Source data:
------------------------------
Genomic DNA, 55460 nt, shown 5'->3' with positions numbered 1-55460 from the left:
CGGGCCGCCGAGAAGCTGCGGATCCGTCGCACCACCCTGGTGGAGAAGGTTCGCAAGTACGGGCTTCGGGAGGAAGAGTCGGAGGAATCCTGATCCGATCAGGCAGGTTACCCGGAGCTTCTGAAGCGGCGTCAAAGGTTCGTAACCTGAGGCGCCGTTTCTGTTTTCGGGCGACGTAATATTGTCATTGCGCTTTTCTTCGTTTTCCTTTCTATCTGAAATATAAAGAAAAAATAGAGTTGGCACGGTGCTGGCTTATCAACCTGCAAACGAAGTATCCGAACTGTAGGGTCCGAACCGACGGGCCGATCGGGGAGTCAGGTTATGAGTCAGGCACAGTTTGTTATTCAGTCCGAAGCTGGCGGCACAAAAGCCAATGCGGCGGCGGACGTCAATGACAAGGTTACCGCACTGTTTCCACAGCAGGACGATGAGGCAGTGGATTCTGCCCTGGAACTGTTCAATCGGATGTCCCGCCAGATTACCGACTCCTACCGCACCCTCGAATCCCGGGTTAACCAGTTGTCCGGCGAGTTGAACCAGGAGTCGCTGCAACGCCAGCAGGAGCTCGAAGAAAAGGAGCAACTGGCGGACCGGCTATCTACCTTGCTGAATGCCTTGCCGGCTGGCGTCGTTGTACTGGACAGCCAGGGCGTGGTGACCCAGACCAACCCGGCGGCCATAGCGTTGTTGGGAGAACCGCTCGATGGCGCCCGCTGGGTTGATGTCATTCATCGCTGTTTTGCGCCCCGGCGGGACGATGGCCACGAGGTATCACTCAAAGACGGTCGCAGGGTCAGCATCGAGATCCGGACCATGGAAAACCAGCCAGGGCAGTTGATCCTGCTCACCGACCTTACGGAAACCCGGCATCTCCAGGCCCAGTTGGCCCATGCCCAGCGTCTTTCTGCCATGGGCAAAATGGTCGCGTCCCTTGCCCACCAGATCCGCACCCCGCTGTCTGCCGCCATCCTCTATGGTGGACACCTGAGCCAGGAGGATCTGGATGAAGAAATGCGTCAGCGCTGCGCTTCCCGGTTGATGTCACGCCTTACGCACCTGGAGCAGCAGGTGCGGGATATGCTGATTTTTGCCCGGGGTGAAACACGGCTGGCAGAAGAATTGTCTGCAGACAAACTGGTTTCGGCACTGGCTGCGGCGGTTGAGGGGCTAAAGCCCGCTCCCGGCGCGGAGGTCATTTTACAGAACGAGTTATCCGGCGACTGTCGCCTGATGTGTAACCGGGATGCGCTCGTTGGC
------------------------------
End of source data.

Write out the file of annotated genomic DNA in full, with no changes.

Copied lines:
Genomic DNA, 55460 nt, shown 5'->3' with positions numbered 1-55460 from the left:
CGGGCCGCCGAGAAGCTGCGGATCCGTCGCACCACCCTGGTGGAGAAGGTTCGCAAGTACGGGCTTCGGGAGGAAGAGTCGGAGGAATCCTGATCCGATCAGGCAGGTTACCCGGAGCTTCTGAAGCGGCGTCAAAGGTTCGTAACCTGAGGCGCCGTTTCTGTTTTCGGGCGACGTAATATTGTCATTGCGCTTTTCTTCGTTTTCCTTTCTATCTGAAATATAAAGAAAAAATAGAGTTGGCACGGTGCTGGCTTATCAACCTGCAAACGAAGTATCCGAACTGTAGGGTCCGAACCGACGGGCCGATCGGGGAGTCAGGTTATGAGTCAGGCACAGTTTGTTATTCAGTCCGAAGCTGGCGGCACAAAAGCCAATGCGGCGGCGGACGTCAATGACAAGGTTACCGCACTGTTTCCACAGCAGGACGATGAGGCAGTGGATTCTGCCCTGGAACTGTTCAATCGGATGTCCCGCCAGATTACCGACTCCTACCGCACCCTCGAATCCCGGGTTAACCAGTTGTCCGGCGAGTTGAACCAGGAGTCGCTGCAACGCCAGCAGGAGCTCGAAGAAAAGGAGCAACTGGCGGACCGGCTATCTACCTTGCTGAATGCCTTGCCGGCTGGCGTCGTTGTACTGGACAGCCAGGGCGTGGTGACCCAGACCAACCCGGCGGCCATAGCGTTGTTGGGAGAACCGCTCGATGGCGCCCGCTGGGTTGATGTCATTCATCGCTGTTTTGCGCCCCGGCGGGACGATGGCCACGAGGTATCACTCAAAGACGGTCGCAGGGTCAGCATCGAGATCCGGACCATGGAAAACCAGCCAGGGCAGTTGATCCTGCTCACCGACCTTACGGAAACCCGGCATCTCCAGGCCCAGTTGGCCCATGCCCAGCGTCTTTCTGCCATGGGCAAAATGGTCGCGTCCCTTGCCCACCAGATCCGCACCCCGCTGTCTGCCGCCATCCTCTATGGTGGACACCTGAGCCAGGAGGATCTGGATGAAGAAATGCGTCAGCGCTGCGCTTCCCGGTTGATGTCACGCCTTACGCACCTGGAGCAGCAGGTGCGGGATATGCTGATTTTTGCCCGGGGTGAAACACGGCTGGCAGAAGAATTGTCTGCAGACAAACTGGTTTCGGCACTGGCTGCGGCGGTTGAGGGGCTAAAGCCCGCTCCCGGCGCGGAGGTCATTTTACAGAACGAGTTATCCGGCGACTGTCGCCTGATGTGTAACCGGGATGCGCTCGTTGGC